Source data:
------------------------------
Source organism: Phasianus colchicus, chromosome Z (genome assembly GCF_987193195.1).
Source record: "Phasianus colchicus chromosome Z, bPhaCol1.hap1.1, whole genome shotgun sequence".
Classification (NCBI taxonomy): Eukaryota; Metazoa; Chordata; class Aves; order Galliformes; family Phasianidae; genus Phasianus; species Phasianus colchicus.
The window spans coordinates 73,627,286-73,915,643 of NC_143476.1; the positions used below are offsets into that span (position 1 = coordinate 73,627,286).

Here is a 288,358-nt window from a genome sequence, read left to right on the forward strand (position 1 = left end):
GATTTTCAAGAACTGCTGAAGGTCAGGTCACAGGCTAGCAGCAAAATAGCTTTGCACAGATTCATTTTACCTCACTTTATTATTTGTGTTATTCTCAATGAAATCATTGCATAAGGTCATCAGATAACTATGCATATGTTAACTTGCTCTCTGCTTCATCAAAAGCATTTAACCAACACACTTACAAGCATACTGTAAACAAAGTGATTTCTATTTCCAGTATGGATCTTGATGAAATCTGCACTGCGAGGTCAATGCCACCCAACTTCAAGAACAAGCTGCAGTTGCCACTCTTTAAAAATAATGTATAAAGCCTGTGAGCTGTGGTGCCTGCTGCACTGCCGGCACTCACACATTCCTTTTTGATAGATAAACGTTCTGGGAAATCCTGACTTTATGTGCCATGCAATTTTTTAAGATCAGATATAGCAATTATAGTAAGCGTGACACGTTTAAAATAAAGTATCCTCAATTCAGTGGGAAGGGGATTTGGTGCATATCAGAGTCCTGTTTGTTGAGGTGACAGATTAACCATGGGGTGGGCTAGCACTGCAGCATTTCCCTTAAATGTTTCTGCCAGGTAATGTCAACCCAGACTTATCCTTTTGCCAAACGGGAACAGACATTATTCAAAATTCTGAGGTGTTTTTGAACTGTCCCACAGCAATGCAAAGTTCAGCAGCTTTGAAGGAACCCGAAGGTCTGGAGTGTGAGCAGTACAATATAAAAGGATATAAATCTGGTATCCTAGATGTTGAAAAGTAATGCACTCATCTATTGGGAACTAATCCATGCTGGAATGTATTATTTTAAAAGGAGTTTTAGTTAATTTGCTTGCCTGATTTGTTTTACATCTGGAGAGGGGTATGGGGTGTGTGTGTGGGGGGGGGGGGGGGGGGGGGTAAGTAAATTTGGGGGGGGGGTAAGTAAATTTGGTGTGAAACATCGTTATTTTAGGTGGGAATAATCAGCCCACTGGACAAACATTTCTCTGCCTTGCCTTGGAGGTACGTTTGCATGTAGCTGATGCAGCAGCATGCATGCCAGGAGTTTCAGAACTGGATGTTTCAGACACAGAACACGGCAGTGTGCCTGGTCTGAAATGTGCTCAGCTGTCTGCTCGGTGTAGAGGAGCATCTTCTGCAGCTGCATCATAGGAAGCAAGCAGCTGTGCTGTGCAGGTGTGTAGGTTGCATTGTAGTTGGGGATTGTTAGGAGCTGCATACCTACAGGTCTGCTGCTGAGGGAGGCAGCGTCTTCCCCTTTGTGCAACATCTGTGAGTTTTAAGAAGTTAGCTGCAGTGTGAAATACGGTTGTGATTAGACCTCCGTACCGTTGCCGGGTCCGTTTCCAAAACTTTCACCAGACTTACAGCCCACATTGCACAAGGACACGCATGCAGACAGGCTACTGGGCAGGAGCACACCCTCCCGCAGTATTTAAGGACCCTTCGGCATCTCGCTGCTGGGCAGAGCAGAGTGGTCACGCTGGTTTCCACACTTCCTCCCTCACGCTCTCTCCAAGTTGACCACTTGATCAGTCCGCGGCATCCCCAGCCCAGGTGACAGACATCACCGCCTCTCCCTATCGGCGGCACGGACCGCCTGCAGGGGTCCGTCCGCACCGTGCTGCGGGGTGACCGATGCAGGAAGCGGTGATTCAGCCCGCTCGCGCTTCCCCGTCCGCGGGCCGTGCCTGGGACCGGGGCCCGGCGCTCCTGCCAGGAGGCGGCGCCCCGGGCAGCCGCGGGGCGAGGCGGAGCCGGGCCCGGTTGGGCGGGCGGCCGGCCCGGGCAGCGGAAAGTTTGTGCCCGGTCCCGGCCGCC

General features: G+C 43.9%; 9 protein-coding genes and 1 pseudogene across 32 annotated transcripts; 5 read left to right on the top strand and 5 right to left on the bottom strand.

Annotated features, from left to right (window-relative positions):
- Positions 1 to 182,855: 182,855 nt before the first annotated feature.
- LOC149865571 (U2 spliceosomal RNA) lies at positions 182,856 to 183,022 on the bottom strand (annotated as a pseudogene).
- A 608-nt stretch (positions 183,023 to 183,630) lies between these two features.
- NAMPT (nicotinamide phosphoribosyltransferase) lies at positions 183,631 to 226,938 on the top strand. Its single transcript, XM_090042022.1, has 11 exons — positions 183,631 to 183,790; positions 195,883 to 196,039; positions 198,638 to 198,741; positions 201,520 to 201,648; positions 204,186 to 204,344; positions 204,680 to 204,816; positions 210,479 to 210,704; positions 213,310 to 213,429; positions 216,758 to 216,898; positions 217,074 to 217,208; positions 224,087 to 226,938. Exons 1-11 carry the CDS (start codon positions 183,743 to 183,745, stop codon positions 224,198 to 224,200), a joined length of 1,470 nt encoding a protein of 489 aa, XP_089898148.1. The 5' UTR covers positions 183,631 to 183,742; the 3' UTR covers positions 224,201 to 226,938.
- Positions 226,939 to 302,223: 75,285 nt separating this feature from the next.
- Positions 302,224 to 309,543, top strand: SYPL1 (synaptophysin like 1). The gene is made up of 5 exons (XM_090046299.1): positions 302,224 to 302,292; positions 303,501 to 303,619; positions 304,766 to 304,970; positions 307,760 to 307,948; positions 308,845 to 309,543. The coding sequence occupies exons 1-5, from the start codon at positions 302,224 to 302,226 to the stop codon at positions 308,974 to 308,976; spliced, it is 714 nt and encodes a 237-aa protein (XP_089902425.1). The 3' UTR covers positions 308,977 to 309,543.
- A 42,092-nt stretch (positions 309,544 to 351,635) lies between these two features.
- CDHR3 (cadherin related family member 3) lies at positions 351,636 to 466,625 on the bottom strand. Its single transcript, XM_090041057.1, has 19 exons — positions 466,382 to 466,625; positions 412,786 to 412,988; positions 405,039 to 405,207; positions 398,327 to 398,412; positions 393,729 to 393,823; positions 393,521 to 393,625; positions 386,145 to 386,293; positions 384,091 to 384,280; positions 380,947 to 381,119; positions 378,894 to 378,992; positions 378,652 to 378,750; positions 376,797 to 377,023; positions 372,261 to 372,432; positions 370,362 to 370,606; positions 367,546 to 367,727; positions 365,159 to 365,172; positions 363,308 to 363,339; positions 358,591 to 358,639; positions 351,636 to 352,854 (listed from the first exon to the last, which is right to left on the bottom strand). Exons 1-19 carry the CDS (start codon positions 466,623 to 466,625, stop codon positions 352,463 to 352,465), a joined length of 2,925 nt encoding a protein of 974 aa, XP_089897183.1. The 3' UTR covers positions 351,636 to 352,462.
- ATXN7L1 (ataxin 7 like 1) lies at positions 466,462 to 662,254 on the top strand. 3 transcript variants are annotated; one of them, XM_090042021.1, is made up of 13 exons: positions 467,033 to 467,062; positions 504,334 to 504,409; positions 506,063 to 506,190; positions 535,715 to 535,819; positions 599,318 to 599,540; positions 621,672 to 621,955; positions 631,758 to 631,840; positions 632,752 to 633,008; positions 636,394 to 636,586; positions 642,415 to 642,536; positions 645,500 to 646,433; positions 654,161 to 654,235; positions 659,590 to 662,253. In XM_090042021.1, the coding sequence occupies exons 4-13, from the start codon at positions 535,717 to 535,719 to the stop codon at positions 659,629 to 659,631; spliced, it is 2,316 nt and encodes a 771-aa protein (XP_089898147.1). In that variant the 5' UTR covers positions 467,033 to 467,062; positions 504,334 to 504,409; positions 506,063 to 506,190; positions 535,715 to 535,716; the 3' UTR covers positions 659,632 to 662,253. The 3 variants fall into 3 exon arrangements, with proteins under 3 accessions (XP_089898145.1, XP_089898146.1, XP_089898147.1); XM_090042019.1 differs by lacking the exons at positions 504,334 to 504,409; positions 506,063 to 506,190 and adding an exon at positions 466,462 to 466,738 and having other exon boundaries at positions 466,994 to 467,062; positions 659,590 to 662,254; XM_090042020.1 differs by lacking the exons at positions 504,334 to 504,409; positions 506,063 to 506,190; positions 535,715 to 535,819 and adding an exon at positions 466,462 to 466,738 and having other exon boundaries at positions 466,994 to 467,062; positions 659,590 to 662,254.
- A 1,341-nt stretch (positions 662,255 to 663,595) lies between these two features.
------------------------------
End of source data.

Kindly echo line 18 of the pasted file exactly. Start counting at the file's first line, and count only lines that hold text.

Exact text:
- A 1,341-nt stretch (positions 662,255 to 663,595) lies between these two features.